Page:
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Is the SampleManager Resource Crunch as Bad as it Sounds?

April 22, 2013

No.

Consider this, whenever there is an unfilled “req” (requisition) for a big customer, there are quite a lot of services companies trying to fill it. Recently, I have been working with a customer that is large and put out a “req” that illustrates this as well as an other would.

When one of these “req”s comes out, those of us who either work with that specific product will be contacted by somewhere between five to twenty recruiters, depending on a wide variety of factors, including the scarcity of the type of resource. Sometimes, recruiters will contact people who are not actually related to the type of skills being asked for, so this means that each of us gets yet more contacts.

So, think of it — there is a single position open for some amount of requested consulting time (often, six months to two years) and industry people are getting possibly five to twenty contacts on the very same position. This obviously does not mean there are five to twenty spots open. Usually, there is a single position open. However, it is not always easy to know that. In this particular case, because I was already working with the customer and also because of the timing of the contacts, happened to know that all the contacts were for the same spot. If I were not privvy to the details, I might not have known this, because the details recruiters gave me varied. If I were not connected with the project, I might have though there were at least two to four different spots open because that’s how much some of the information varied in these contacts.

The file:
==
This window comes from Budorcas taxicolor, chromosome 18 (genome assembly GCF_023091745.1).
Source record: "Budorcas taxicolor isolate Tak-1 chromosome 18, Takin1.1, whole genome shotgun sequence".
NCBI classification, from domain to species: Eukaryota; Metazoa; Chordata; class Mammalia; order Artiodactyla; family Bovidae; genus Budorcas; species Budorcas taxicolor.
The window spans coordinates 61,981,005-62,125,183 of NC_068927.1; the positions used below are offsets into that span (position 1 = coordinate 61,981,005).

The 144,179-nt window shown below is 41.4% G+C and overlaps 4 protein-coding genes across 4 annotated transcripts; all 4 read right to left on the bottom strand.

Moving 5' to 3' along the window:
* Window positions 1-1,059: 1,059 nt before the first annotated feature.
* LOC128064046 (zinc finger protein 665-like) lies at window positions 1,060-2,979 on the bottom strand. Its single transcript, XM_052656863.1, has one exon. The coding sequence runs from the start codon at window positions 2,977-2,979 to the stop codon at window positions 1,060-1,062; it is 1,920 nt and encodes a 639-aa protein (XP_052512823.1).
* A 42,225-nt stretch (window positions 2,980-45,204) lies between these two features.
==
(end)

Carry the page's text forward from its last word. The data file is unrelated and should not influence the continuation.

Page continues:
Thus, whenever there is a resource crunch, SampleManager or otherwise, it is not easy to determine exactly how short of resources the industry currently is. That is to say — how many more people would it take to fill all open spots? In that, while many consultants are working extra-long hours and many customers are getting their needs filled, this way, we cannot guarantee this will fill all the needs, either.

Bottom Line: Most people don’t actually need a resource, right now. They are taking care of their needs internally or they already have their external resources setup. Or, there are plenty that have stable systems and no need to change them, right now. Most people aren’t seeing the crunch. And, of those out looking for resources, many are either finding the resources or finding creative ways to get what they need. Most people probably neither know nor are affected by this. But, to those who are affected, it seems extreme.

Gloria Metrick
GeoMetrick Enterprises
http://www.GeoMetrick.com/

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4 Comments leave one →
  1. Nancy Ridenhour permalink
    April 22, 2013 9:47 am

    This also happens when a company forces contractor time to end at their company. Some are watching the IRS rules and only allow contractors to stay on site X number of months. Suddenly one hears about the IT jobs in the area and the increase needed.

  2. April 22, 2013 1:44 pm

    All of this sounds like the classic life cycle for contractors. It is a case of feast and famine. Now is the time to feast, for surely, famine is to come. The trick is saving up for that rainy day regardless of when it happens but be assured, it is going to happen.

    Most individual consultants simply cannot diversify and do not want to so you have to get the work when you can or rely upon the spouse in the thin times or that rainy day savings.

Trackbacks

  1. Three More Tips on Getting Through any Resource Crunch and Preparing for the Future | Out on a LIMS®: The Blog For People Who Risk Life and LIMS™ on a Daily Basis
  2. More Comments on the SampleManager (and Other) Resource Shortages | Out on a LIMS®: The Blog For People Who Risk Life and LIMS™ on a Daily Basis

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